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5.5.2 Application of the AMA Guides
Application of the AMA Guides has rarely been considered by the Administrative Appeals Tribunal, indicating that, in most assessment cases, it is possible to use the Approved Guide.
In Slattery and Comcare (2010), the Tribunal made several points regarding use of the AMA Guide:
34 The Approved Guide itself, in acknowledging in principle 12 that the AMA Guide is needed to fill gaps, infers that it is an imperfect tool and that in an appropriate case reference may be made to the AMA Guide. As a consequence, where no table in the Approved Guide enables an adequate assessment to be made, the medical assessor can have recourse to the AMA Guide.
36 However, if use of the relevant table simply results in the applicant not meeting the statutory threshold because the person's level of impairment is below 10 per cent, that is not a sufficient reason to use the AMA Guide. Nor is it sufficient, for recourse to the AMA Guide, that the Approved Guide is capable of providing an assessment but the assessment is inadequate or unfair. Drawing the line between deciding that there is no table which adequately assesses impairment and that the use of the Guide's tables produces an unfair or inadequate result, requires careful analysis of the major and minor criteria listed in the relevant table.
The AMA Guides were also applied by the Tribunal in Re Pavic and Comcare (1996) where the applicant had developed referred right testicular pain as a consequence of a back injury in compensable circumstances. The Approved Guide was found to be inapplicable to the case:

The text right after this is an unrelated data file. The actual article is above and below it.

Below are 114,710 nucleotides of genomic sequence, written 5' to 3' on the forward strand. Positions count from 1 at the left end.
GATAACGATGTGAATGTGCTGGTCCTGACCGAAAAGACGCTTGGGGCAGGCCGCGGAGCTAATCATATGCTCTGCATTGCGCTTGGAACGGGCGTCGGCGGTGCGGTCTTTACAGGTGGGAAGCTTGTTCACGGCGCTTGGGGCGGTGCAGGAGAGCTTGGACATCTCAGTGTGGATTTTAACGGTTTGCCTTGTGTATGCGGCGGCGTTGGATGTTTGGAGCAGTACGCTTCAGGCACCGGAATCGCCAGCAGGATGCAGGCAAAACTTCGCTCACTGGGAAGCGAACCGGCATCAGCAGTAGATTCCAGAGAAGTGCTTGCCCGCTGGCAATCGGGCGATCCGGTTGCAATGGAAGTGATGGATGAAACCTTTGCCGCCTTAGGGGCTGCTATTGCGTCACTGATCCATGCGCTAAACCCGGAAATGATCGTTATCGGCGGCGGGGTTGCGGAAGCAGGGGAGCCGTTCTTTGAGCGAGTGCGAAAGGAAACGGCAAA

- Table 11.1, which deals with impairments of the male reproductive system, was inappropriate as the impairment was a referred pain which did not have an effect on his reproductive system.
- Table 9.5, which deals with impairment of the musculo-skeletal system, was inappropriate as its tests referred to standing and walking.
The Tribunal rejected a submission by the respondent that the applicant's pain and suffering was non-compensable because he did not fall into any particular nominated description of impairment in the Guide. The Tribunal commented:
36 In this matter the Respondent acknowledges that the Applicant experiences a degree of pain and suffering but submits that because he does not fall into any particular nominated description of impairment, then his pain and suffering are non compensable.
37 On the other hand two specialist medical practitioners, one of whom was consulted by the Respondent, considered that the Applicant was not able to be adequately assessed under the Guide. That Guide itself acknowledges that there will be such cases and provides a mechanism where by they can be assessed, namely, by using the AMA Guide.
38 Clearly the AMA Guide is not be resorted to as a matter of course and that much was acknowledged by the Tribunal in [Re Peters and Australian Postal Corporation, AAT 9680]. It is, however, somewhat ingenious for the Respondent to say that a discretion is there but is not to be used. Having regard to the principles re-stated by Olney J in Comcare v Ticsay [16 AAR 241], it is clear that the discretion is to be used in appropriate cases and this is one such case, as the Comcare Guide fails totally to provide a mechanism to assess the impairment incurred by the Applicant's referred spinal pain.
39 My understanding is that both parties agree that if impairment caused by testicular pain is to be assessed pursuant to the AMA Guide then, as a matter of logic, so should impairment occasioned by the Applicant's back injury. Whether there is agreement or not, I find that this is the only practical way to approach matters.
- AMA Guides to the Evaluation of Permanent Impairment , 5 — th edition (AMA 5)
- Comcare v Broadhurst  FCAFC 39: use AMA 5 where the Comcare Approved Guide is inadequate
- Re Pavic and Comcare (AAT 11452, 6 December 1996) use AMA Guides where Approved Guide cannot assess the impairment
- Slattery and Comcare (2010) AATA 56 : must use Approved Guide where it is capable of providing an assessment